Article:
Remoticon: Basics of RF Emissions Debugging

RF is black magic and we're going to learn about it here!

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Workshop Details:

Electromagnetic compliance testing is probably the most sneaky-difficult phase of product development for an electronic design, almost regardless of design complexity. On the one hand, adherence to relatively simple rule-of-thumb circuit design and layout guidelines can hugely improve radiated emissions. On the other hand, the "how" and "why" of those rules of thumb makes very little sense without practical, hands-on experience sniffing emissions. The roles of close capacitor placement, minimized loop area, continuous ground planes, and so on become immediately apparent with actual measurements and observations to back up the sometimes hand-wavey theory, and if you know what you're looking for, these measurements don't HAVE to be unattainably expensive.
In this workshop we'll explore a background on theory and what we're trying to accomplish, following along with an example failed EMC test report and how to read it.
We'll work with tools set-up and fabrication (basically, make a couple of coils from magnet wire, soldered to a SMA header).

Instructor: Alex Whittemore

Alex is an electronic + prototype engineer who specializes in turning napkin sketches into proofs-of-concept with a path to production.

  • 1
    Building your H-Field Probes

    For this project, we're going to focus on H-field probing, since it tends to offer excellent sensitivity and resolution, and building acceptable and useful H probes I think is easier than building acceptable E field probes.

    But wait, H field vs E field? Magnetic field vs Electric field. Where the electric field radiates out from relevant conductors and stubs, the H field radiates around them, just like a non-contact voltage tester senses the electric field near a live mains wire, while a current clamp senses the magnetic field around it due to current flow.

    In fact, that's an important distinction: E field probes sense AC voltage changes on a wire, where H field probes sense AC current flowing around a circuit. As it turns out, in very close to the circuit board, sensing AC currents gives you a much better sense of which devices and wires are responsible for which noise frequencies compared to sensing voltages. Case in point, have a look at this commercial set of near-field probes:

    You might notice that three of them are loops and only one is a straight stick: three are indeed H-probes, while only one is an E-field probe. In part, that's because different size H probes give different trades between spatial resolution and sensitivity: bigger is more sensitive, but smaller tells you more precisely where the signal is coming from in space. E-probes don't have quite the same trade. But it's also a reflection of how much you'll be using one vs the other in practice. In my experience, you'll spend more time swapping between the H probes to zero in on a particular area of the board, where you might use the E probe to find one trace vs another. And with the ultra-fine H probe we'll be making, you might not even need that.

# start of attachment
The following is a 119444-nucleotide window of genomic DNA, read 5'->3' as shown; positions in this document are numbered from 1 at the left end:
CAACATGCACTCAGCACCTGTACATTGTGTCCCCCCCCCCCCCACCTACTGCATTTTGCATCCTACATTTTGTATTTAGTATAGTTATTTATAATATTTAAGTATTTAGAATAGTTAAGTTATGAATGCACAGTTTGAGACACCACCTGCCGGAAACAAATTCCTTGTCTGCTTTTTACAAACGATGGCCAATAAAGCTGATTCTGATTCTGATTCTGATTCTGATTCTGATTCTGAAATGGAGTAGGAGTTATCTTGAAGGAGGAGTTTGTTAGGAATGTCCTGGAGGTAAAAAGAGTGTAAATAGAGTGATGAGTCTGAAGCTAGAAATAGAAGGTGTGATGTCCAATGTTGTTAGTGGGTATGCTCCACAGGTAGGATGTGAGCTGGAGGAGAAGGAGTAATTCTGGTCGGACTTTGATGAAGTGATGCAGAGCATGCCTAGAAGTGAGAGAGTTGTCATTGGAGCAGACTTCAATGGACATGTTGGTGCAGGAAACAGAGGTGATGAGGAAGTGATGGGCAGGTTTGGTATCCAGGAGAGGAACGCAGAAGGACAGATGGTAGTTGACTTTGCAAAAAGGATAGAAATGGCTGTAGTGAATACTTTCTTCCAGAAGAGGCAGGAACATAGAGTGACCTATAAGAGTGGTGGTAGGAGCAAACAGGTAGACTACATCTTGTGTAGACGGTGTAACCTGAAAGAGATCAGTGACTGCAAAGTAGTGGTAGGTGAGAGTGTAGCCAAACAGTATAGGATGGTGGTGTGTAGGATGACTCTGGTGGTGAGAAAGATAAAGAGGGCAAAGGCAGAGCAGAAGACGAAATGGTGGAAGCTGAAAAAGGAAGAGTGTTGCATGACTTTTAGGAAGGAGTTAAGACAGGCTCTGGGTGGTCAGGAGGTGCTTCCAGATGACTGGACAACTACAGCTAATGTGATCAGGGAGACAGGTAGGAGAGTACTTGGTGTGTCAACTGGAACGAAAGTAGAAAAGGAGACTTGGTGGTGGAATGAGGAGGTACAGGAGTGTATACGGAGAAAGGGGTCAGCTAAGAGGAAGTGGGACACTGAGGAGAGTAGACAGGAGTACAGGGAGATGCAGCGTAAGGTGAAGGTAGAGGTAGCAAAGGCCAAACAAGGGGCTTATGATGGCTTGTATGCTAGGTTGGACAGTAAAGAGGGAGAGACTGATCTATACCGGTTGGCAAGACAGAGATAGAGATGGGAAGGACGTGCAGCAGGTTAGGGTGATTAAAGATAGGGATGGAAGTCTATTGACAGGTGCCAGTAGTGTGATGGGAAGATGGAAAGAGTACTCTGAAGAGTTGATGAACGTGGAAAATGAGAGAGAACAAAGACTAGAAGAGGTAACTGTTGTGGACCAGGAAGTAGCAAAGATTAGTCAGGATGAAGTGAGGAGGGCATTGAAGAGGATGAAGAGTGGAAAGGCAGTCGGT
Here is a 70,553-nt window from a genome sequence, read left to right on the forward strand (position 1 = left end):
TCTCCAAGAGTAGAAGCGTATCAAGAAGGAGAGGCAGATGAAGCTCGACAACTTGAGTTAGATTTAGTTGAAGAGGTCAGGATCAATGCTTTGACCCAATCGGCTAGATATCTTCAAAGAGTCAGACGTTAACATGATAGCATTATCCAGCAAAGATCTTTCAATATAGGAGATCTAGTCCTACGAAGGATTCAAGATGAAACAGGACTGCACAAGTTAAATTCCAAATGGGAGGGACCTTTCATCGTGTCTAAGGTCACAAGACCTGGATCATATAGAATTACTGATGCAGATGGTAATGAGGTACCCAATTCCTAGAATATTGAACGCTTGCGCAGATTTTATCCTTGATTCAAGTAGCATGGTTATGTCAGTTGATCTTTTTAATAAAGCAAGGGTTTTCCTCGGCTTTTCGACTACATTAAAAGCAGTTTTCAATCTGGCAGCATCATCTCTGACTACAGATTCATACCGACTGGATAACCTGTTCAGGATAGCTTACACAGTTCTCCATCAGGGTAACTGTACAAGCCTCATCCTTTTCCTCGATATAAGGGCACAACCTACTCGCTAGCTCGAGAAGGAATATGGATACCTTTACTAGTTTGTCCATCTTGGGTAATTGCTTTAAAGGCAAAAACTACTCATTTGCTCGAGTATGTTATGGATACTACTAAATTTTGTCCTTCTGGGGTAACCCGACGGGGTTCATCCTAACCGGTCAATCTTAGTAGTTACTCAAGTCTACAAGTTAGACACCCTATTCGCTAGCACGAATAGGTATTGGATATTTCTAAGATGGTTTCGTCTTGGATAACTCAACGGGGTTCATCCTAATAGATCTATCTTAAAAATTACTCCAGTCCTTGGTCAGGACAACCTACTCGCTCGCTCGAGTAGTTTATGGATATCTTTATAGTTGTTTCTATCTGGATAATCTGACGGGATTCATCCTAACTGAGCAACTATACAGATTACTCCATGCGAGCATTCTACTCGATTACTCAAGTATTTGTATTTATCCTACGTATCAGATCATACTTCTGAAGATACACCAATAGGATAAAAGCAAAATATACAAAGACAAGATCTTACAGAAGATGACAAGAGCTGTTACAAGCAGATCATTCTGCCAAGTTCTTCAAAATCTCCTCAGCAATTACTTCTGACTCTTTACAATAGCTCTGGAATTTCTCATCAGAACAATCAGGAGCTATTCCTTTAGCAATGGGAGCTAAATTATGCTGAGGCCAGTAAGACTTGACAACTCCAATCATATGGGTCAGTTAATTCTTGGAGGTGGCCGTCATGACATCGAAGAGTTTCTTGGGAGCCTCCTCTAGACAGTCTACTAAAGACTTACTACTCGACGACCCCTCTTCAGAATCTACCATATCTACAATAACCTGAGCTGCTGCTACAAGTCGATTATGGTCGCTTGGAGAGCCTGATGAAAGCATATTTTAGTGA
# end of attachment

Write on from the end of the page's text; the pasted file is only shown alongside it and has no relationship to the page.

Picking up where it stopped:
I'll skip for now the theory of how to make the perfect probes, because the probes below are MUCH simpler and still totally adequate for our purposes. I'll get into shielding a bit in the actual workshop, and you can experiment with it after the fact if you like - I certainly will.

    Building the "Fine" probe

    If you build only one probe for this workshop, it should look like this:

    It's basically one full turn (so, technically two turns) of fine-gauge enameled magnet wire (in my case, 30 gauge), soldered to an SMA connector to attach to our SDR. Obviously, ultra-fine magnet wire is pretty floppy, so I taped mine to a wooden skewer for stiffness and handling. Anything non-metallic and insulating will do just fine. I intended to build a plastic version by dipping my probe in 3D printer resin and curing over and over, like a candle, but didn't get around to it.

    The trickiest part is getting an ultra-fine loop on the end of the probe, which will result in very low sensitivity but extreme spatial resolution. We'll overcome the sensitivity issue with the LNA in our SDR signal path (see a later instructions post), and the resolution will give us single-trace accuracy looking for offending signals.

    To make mine, I used a sewing needle as a mandrel, though any similarly-fine wire should do. I imagine solid-core 22ga wire would work, if you're careful. Or a clipped LED lead, even better.

    This is what it looks like up close: